The fact that, at the end of the story, the lawyer could not bring himself to say the word Samaritan bears witness to this hatred.   When he has been trapped into admitting that a Samaritan was more kind than the religious leaders of his own group, all he says is “the one who showed kindness” through clenched teeth.

But all week as I read this passage I kept coming back to the exchange before Jesus tells the story—and the motives behind the lawyer’s question.

But wanting to justify himself, he asked Jesus, "And who is my neighbor?"

He wanted to justify himself. 
How often are we doing the same?

“I may have sinned this much, but this other person is worse.”
“This other person is wrong.”

How often do we grasp for something that says we are righteous compared to others?
More correct compared to others?
How much do we long to find ourselves deemed okay? 
Approved by others or our ideologies?
Saved?
Well-adjusted to our living situations? 

In terms of our existence, we know that there is much wrong with the world. 
What do we grasp at to give us some assurance that everything will be okay at the end?
"Am I right with God?"  
"Can I know that separate from being able to name those who are not?"
"Do I have purpose?"  
"Can that purpose help me determine who does not have purpose?"
"If I am not greater, am I lesser?"

This existential anxiety is—I think—at the root of the lawyer’s question.
It is a sense of not knowing what to trust to take us to paradise—on earth or elsewhere—and so we either search for what will guarantee our reward—or we seek to create and control it here.

But we are also finite beings.
We have limited energy, limited knowledge, limited intelligence, limited resources, limited abilities, limited perspective.
Overcoming any of these takes time—which is also limited.
In the face of our finitude, we wonder if we have done enough.

"Did I hustle enough to make it to the next payday?"
"Did I save enough for retirement?"
"Will that medical bill end me?"
"Will my children be successful?"
"Will I coast on fumes into the Kingdom of Heaven?"
"If we have done all we could with what we have, Oh God, please let it be enough."

And how do we know we’ve done enough?
How do we know we didn’t misuse our precious limited time on something that didn’t count?
"Jesus, will helping this particular person be on my final exam, or can I skip over them?"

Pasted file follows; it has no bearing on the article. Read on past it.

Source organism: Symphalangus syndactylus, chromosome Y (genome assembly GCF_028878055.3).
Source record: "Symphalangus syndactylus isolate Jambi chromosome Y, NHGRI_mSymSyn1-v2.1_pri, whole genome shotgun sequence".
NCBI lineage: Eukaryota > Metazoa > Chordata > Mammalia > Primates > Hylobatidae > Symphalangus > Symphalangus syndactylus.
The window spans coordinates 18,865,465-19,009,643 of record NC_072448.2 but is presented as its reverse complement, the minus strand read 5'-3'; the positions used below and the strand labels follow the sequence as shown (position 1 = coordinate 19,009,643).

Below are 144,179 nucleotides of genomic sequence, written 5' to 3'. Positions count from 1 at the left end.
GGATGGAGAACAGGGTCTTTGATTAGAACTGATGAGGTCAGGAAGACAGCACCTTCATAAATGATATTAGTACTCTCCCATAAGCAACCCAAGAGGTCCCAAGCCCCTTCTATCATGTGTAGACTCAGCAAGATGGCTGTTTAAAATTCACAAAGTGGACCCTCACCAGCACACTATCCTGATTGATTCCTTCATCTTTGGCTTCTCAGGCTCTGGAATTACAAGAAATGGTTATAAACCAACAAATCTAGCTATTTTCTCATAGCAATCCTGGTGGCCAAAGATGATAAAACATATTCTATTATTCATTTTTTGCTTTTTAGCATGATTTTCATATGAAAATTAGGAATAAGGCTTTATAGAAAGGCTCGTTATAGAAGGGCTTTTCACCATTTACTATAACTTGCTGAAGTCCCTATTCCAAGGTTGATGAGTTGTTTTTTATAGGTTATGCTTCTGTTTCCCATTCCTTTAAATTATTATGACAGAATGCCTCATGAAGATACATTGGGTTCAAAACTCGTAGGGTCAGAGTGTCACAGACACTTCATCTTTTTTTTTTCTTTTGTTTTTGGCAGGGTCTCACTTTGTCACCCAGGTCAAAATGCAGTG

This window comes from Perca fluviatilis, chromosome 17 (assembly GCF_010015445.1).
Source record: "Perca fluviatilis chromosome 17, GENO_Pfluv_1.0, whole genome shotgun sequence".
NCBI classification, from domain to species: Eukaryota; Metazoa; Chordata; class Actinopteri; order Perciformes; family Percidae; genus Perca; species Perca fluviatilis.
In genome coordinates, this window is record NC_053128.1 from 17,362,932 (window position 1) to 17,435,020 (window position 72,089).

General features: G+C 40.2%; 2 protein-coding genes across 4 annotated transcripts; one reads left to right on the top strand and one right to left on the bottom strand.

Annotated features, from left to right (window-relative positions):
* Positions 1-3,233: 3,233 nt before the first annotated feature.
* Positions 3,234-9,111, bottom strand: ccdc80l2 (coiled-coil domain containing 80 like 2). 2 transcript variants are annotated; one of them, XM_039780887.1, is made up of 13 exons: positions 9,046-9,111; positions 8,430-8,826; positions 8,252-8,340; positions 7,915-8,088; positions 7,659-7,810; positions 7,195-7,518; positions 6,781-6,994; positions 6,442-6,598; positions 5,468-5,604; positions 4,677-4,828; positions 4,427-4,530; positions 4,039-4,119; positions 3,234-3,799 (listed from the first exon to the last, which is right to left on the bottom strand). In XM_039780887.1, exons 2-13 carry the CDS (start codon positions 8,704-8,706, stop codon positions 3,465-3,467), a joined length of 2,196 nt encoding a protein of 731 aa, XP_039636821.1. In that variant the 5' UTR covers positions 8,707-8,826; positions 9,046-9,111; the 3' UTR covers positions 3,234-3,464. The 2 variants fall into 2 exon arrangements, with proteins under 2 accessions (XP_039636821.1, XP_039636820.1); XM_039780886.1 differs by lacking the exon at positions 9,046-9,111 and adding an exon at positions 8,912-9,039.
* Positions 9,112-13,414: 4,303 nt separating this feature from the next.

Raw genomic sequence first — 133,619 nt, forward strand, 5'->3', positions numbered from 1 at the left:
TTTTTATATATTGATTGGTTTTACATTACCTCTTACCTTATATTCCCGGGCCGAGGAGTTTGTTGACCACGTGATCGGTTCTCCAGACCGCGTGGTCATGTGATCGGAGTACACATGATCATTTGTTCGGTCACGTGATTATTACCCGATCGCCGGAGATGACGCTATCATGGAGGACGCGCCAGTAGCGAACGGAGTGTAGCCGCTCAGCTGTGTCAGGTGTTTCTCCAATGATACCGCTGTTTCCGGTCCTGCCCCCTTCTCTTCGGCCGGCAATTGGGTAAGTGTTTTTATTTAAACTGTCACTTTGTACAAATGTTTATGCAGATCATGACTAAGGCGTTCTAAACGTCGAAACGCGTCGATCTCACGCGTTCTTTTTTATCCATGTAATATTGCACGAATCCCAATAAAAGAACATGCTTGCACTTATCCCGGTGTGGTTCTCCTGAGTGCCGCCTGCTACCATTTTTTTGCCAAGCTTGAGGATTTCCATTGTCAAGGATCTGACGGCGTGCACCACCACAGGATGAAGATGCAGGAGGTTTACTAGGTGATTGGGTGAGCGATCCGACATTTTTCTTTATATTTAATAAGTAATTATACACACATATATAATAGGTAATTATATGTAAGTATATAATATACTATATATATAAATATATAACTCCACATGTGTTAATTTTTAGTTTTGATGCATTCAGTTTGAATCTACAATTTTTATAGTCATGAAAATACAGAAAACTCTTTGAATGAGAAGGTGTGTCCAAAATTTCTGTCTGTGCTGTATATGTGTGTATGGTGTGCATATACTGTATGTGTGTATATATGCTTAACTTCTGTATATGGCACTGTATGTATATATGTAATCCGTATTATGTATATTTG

So, wanting to justify himself, he asked Jesus, "And who is my neighbor?"

If love of neighbor is the way to eternal life, then, the lawyer asks, how do I set the brackets around those who are my neighbors? 

How do I categorize people correctly so that I do not waste my time helping the wrong people?
Who is within the realm of my care, and who can I ignore?

This leads to one of the most liberating but frankly aggravating aspects of the Gospels.
Time and again, Jesus gets asked for a checklist for heaven. 

“Tell us what to do,” people say.
Am I in or out?
Have I filled in enough boxes?
Did I prove myself good enough.
“I fed 15 hungry people today, so now I get my heavenly coupon book stamped." 
"756 more good deeds to go, and I’m done.”

Jesus always frustrated that type of thinking, because the goal was never simply about how much we do.  It’s about who we are called to be. 

Time and again, Jesus refused to quantify the practice of goodness.  He simply notes that goodness and perfection are our destiny as we conform to the image and likeness of God, and asks us to trust that the faithful seeking of these is sufficient. 

Almost always, the questions Jesus got assumed that there is a minimum that has to be done. 
“Jesus, what is the minimum we have to do to earn your favor?”
That is one way of putting the lawyer’s question. 

And when Jesus asks the lawyer to name which character was a neighbor to the man who fell among thieves, Jesus reorients their conversation away from the lawyer’s question about limiting one’s responsibility.  The lawyer wants to define who deserves his love, but Jesus suggests that love seeks out neighbors to receive compassion and care, even when established boundaries and prejudices conspire against it.[1]

There is no minimum we can do for a predetermined set of people we define as worthy.  God’s own perfect love is not like that, thanks be to God.  Instead God asks us to trust that we can be empowered to fight against our own programming, our anxieties, our prejudices, to show forth God’s love and care.